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Clock ticking on Kingsbridge Armory plan

The clock is ticking on The Related Companies’ plan to redevelop the Kingsbridge Armory and negotiations remain stalled. Related lawyer Jesse Masyr thinks the City Council is determined to deny the shopping mall plan, while some council members consider Mayor Michael Bloomberg responsible for the landmark’s future. Bloomberg is in favor of the plan. Borough President Ruben Diaz Jr. and the Northwest Bronx Community and Clergy Coalition have demanded community benefits.

Masyr described Related’s outlook as “pessimistic.” The mega-developer and the Bronx City Council Delegation remain far apart, and Masyr won’t be surprised if council members from other boroughs follow the Bronx Delegation’s lead, he said. Indeed, Councilman Tony Avella, who chairs the City Council land use subcommittee on zoning and franchises and who held a chock-a-block public hearing to vet Related’s armory plan on Tuesday, November 17, will vote no on the plan as it stands, he said. Of course, City Council Speaker Christine wields serious power and often sides with Bloomberg, he added.

Avella agrees with Diaz Jr. and members of the Kingsbridge Armory Redevelopment Alliance (KARA) who want Related to sign a community benefits agreement that would guarantee retail workers at the planned armory mall living wages - $10 an hour plus benefits. Related is set to acquire tens of millions of dollars in tax breaks at the armory.

“The Bronx has the highest poverty rate of any urban county in the United States,” Diaz Jr. told the subcommittee. “It is time to demand that developers do better.”

Not only does Bloomberg oppose a benefits agreement, Related feels that a living wage requirement would render its shopping mall “unbuildable” – top retailers would refuse to lease at the armory, Masyr said. Avella disagrees.

“If there were [a living wage requirement] maybe one or two tenants would say no,” Avella forecasted. “But enough would say yes. Related is going to make millions off this.”

Council members grilled Related and Deputy Mayor Robert Lieber, who testified on behalf of the plan, KARA leader Desiree Pilgrim-Hunter said. Bronx Delegation members Joel Rivera and Annabel Palma blasted the developer for its refusal to consider a living wage guarantee. Members of KARA stuffed the City Council chamber.

“[Related and Lieber] don’t care about the working poor,” Pilgrim-Hunter said. “[The hearing] was a battle – the people versus a big corporation.”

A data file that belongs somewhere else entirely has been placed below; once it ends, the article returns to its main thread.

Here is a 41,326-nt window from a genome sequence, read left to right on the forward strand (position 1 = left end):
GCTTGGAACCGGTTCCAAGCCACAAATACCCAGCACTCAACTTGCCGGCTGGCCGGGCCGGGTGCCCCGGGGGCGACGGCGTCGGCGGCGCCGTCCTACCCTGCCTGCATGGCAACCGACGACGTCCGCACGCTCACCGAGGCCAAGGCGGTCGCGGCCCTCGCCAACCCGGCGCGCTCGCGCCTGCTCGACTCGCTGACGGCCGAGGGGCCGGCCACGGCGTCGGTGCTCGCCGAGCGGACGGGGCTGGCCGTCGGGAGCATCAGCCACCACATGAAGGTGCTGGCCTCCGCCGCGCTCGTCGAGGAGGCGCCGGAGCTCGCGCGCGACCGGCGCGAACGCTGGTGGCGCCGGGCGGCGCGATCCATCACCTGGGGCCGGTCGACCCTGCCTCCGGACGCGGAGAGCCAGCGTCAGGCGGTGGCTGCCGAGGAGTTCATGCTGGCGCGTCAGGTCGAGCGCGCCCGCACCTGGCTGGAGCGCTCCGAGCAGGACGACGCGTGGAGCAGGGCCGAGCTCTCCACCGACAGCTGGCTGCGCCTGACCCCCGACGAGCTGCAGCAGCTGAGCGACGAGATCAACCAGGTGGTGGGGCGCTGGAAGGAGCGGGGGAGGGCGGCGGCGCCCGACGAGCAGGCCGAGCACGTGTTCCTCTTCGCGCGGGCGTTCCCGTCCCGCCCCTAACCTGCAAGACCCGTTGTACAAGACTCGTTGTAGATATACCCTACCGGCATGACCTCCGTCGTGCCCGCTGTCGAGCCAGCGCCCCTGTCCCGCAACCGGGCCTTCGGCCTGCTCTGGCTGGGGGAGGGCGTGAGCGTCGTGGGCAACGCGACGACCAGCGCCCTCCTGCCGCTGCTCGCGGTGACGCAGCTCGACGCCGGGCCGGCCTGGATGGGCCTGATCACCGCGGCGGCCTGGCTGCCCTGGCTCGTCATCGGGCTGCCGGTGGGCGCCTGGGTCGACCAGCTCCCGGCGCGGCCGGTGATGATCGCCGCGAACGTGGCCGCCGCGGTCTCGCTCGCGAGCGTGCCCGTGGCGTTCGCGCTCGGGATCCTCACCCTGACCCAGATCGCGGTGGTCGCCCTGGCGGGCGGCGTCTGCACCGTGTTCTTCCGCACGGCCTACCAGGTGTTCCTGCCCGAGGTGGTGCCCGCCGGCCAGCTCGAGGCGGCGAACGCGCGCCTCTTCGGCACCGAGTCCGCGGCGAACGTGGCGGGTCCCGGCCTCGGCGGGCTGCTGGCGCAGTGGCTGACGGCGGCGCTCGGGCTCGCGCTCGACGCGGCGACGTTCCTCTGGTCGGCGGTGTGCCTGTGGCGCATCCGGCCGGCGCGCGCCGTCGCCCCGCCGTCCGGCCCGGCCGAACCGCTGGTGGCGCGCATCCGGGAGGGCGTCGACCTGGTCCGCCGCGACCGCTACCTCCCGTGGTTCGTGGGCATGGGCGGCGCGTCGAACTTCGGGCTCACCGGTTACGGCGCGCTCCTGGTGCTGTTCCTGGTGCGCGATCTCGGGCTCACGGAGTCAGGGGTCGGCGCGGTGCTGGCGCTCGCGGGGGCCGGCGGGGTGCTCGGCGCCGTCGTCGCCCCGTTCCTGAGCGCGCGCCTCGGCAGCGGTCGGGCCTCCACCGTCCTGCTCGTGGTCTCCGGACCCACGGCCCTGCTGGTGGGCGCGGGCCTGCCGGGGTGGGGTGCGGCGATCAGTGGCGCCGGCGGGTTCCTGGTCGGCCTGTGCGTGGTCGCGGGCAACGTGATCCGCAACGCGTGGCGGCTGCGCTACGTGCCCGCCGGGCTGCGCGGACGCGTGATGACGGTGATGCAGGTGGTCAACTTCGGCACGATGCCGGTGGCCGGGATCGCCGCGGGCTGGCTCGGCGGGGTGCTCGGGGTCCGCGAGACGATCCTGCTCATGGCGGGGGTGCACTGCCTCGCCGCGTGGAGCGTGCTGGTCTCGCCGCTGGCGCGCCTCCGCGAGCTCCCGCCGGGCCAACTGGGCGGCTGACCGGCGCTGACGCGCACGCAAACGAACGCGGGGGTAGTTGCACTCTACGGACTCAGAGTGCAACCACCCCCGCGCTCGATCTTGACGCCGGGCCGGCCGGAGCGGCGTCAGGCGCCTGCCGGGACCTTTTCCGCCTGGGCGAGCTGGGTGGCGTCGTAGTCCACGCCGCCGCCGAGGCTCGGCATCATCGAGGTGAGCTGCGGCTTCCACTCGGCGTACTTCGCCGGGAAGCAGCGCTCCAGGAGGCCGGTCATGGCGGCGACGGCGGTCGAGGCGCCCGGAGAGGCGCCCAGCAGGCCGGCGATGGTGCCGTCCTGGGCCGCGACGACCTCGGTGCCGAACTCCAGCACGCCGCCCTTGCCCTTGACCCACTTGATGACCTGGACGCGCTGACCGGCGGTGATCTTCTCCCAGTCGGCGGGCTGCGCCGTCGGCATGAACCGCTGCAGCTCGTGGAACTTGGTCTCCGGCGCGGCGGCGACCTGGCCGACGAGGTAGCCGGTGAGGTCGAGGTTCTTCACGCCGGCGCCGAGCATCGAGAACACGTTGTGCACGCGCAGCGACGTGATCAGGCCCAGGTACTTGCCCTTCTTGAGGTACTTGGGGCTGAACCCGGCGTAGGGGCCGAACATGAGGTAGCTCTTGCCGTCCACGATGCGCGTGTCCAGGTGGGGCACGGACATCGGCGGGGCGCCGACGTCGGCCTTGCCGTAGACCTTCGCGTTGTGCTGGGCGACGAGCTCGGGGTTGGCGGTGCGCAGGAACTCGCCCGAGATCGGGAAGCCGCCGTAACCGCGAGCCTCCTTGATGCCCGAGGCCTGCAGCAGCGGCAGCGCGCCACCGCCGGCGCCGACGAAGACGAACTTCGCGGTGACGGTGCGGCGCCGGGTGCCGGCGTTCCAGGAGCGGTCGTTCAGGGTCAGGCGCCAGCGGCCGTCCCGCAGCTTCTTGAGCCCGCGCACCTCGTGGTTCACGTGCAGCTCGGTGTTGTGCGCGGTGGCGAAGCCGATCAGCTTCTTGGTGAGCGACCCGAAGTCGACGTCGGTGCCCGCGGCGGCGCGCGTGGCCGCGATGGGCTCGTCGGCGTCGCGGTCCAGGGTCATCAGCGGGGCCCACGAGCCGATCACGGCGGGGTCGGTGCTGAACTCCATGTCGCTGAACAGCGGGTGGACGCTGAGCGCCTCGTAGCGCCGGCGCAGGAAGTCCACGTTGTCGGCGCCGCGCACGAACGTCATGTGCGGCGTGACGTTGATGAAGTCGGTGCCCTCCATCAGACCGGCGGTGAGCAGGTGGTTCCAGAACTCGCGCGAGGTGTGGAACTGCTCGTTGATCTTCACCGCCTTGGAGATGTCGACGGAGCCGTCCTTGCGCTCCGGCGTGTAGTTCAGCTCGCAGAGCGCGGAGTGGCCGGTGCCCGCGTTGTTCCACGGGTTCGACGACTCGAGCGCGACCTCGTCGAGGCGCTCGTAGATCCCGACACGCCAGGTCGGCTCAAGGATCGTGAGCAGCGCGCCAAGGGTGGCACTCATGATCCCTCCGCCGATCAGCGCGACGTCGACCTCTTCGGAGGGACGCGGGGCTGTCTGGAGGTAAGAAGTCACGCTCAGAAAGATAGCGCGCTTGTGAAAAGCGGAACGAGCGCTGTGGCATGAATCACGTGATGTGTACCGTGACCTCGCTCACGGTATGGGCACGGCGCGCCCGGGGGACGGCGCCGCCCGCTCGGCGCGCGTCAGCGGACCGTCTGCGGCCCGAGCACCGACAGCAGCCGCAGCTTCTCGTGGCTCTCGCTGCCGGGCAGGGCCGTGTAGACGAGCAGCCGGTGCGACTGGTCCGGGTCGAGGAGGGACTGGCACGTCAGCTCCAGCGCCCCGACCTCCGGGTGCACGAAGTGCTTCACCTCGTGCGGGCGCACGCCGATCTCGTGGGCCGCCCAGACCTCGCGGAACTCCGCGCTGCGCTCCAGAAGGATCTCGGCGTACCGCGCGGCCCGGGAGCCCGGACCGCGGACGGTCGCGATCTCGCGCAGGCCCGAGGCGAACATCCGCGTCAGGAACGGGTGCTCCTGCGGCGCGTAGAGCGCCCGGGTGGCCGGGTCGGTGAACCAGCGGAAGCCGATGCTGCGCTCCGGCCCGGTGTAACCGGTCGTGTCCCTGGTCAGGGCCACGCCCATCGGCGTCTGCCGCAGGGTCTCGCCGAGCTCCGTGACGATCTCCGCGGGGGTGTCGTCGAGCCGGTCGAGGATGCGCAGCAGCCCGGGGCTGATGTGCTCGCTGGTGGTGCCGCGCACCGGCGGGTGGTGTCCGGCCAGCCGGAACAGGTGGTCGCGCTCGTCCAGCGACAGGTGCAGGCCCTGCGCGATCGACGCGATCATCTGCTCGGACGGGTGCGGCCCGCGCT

Related plans to invest $300 million in the armory, which the developer is set to buy from the city for $5 million, and intends to create union 1,000 construction jobs and 1,200 permanent jobs. Masyr expects 500 of the permanent jobs to pay $11.50 an hour or more but Pilgrim-Hunter is certain that most jobs at the mall would pay “poverty wages.”

Bloomberg and Lieber worry that a living wage guarantee at the armory would send a frosty message to retailers everywhere. Related wants to offer community benefits: preference for Bronx contractors and subcontractors, for example. The developer paid $25 million in contracts to minority and women-owned businesses at its Gateway Center shopping mall, Masyr said. But Diaz Jr. and the Bronx Delegation won’t budge on living wages, Masyr noted. He described council members’ questions as “demagoguery.”

Last weekend, Bronx Assemblyman Carl Heastie suggested that Related locate a promised community recreation center away from the armory, lease space reserved for the center to retailers and use the extra revenue to pay the difference between workers’ paychecks and a living wage, Masyr said. Councilman Larry Seabrook suggested that Related use the extra revenue to pay for job training, Masyr added. Related rebuffed Heastie but is intrigued by Seabrook’s idea, Masyr said. KARA would oppose either idea, Pilgrim-Hunter said.

Avella gave Related’s plan a 50-50 chance of success and put the onus on Bloomberg and Quinn. If the mayor changes his mind and encourages Related require living wages, the developer will buckle, he guessed. But if Quinn sides with Bloomberg, the plan could pass without a benefits agreement at all, Avella added.

Concerns related to the planned mall’s potential impact on existing Kingsbridge Heights businesses, traffic and air quality were also addressed at the marathon hearing.

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